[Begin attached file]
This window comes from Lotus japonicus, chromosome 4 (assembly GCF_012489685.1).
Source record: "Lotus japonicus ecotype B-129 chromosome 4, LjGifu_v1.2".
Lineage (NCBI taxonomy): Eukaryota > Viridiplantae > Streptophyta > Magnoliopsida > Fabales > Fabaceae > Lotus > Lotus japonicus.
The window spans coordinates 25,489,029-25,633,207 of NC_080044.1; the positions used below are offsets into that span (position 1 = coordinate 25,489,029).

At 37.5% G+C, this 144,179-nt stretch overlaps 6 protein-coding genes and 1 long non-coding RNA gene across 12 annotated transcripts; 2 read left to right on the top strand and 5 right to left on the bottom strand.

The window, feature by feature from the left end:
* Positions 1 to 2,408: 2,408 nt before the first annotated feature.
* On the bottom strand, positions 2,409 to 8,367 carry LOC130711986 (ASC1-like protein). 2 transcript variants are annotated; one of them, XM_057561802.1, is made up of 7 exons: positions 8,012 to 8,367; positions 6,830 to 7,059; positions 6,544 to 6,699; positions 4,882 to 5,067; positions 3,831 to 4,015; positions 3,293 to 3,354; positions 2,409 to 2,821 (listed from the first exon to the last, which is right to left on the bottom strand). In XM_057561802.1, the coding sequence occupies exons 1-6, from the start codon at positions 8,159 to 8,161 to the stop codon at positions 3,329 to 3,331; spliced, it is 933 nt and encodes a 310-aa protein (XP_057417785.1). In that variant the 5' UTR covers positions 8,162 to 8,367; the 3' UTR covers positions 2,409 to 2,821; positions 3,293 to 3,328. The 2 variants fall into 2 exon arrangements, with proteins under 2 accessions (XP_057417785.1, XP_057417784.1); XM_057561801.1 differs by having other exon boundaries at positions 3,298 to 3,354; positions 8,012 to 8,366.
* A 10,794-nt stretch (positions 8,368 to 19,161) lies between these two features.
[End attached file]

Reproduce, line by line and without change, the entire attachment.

This window comes from Lotus japonicus, chromosome 4 (assembly GCF_012489685.1).
Source record: "Lotus japonicus ecotype B-129 chromosome 4, LjGifu_v1.2".
Lineage (NCBI taxonomy): Eukaryota > Viridiplantae > Streptophyta > Magnoliopsida > Fabales > Fabaceae > Lotus > Lotus japonicus.
The window spans coordinates 25,489,029-25,633,207 of NC_080044.1; the positions used below are offsets into that span (position 1 = coordinate 25,489,029).

At 37.5% G+C, this 144,179-nt stretch overlaps 6 protein-coding genes and 1 long non-coding RNA gene across 12 annotated transcripts; 2 read left to right on the top strand and 5 right to left on the bottom strand.

The window, feature by feature from the left end:
* Positions 1 to 2,408: 2,408 nt before the first annotated feature.
* On the bottom strand, positions 2,409 to 8,367 carry LOC130711986 (ASC1-like protein). 2 transcript variants are annotated; one of them, XM_057561802.1, is made up of 7 exons: positions 8,012 to 8,367; positions 6,830 to 7,059; positions 6,544 to 6,699; positions 4,882 to 5,067; positions 3,831 to 4,015; positions 3,293 to 3,354; positions 2,409 to 2,821 (listed from the first exon to the last, which is right to left on the bottom strand). In XM_057561802.1, the coding sequence occupies exons 1-6, from the start codon at positions 8,159 to 8,161 to the stop codon at positions 3,329 to 3,331; spliced, it is 933 nt and encodes a 310-aa protein (XP_057417785.1). In that variant the 5' UTR covers positions 8,162 to 8,367; the 3' UTR covers positions 2,409 to 2,821; positions 3,293 to 3,328. The 2 variants fall into 2 exon arrangements, with proteins under 2 accessions (XP_057417785.1, XP_057417784.1); XM_057561801.1 differs by having other exon boundaries at positions 3,298 to 3,354; positions 8,012 to 8,366.
* A 10,794-nt stretch (positions 8,368 to 19,161) lies between these two features.